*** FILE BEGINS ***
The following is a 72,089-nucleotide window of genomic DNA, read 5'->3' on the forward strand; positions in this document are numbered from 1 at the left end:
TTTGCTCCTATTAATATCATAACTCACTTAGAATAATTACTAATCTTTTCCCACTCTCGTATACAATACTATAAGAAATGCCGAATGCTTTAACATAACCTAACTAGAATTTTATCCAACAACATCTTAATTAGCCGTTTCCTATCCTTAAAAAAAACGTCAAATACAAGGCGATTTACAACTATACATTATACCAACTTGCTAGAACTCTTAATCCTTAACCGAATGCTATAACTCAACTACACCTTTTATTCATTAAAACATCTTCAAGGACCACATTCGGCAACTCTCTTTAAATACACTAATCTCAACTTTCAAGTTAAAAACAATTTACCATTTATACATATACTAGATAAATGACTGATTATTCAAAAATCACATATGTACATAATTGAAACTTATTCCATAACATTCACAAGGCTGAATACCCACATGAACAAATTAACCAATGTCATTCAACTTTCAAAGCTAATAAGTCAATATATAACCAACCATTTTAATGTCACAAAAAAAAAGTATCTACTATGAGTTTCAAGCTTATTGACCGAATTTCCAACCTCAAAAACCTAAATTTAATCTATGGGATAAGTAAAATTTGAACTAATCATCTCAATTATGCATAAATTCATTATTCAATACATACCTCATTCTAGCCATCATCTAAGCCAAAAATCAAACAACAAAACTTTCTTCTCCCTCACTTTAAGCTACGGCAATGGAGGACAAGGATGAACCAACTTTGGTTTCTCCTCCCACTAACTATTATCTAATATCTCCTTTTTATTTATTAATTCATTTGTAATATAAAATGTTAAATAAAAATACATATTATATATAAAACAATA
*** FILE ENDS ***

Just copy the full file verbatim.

The following is a 72,089-nucleotide window of genomic DNA, read 5'->3' on the forward strand; positions in this document are numbered from 1 at the left end:
TTTGCTCCTATTAATATCATAACTCACTTAGAATAATTACTAATCTTTTCCCACTCTCGTATACAATACTATAAGAAATGCCGAATGCTTTAACATAACCTAACTAGAATTTTATCCAACAACATCTTAATTAGCCGTTTCCTATCCTTAAAAAAAACGTCAAATACAAGGCGATTTACAACTATACATTATACCAACTTGCTAGAACTCTTAATCCTTAACCGAATGCTATAACTCAACTACACCTTTTATTCATTAAAACATCTTCAAGGACCACATTCGGCAACTCTCTTTAAATACACTAATCTCAACTTTCAAGTTAAAAACAATTTACCATTTATACATATACTAGATAAATGACTGATTATTCAAAAATCACATATGTACATAATTGAAACTTATTCCATAACATTCACAAGGCTGAATACCCACATGAACAAATTAACCAATGTCATTCAACTTTCAAAGCTAATAAGTCAATATATAACCAACCATTTTAATGTCACAAAAAAAAAGTATCTACTATGAGTTTCAAGCTTATTGACCGAATTTCCAACCTCAAAAACCTAAATTTAATCTATGGGATAAGTAAAATTTGAACTAATCATCTCAATTATGCATAAATTCATTATTCAATACATACCTCATTCTAGCCATCATCTAAGCCAAAAATCAAACAACAAAACTTTCTTCTCCCTCACTTTAAGCTACGGCAATGGAGGACAAGGATGAACCAACTTTGGTTTCTCCTCCCACTAACTATTATCTAATATCTCCTTTTTATTTATTAATTCATTTGTAATATAAAATGTTAAATAAAAATACATATTATATATAAAACAATA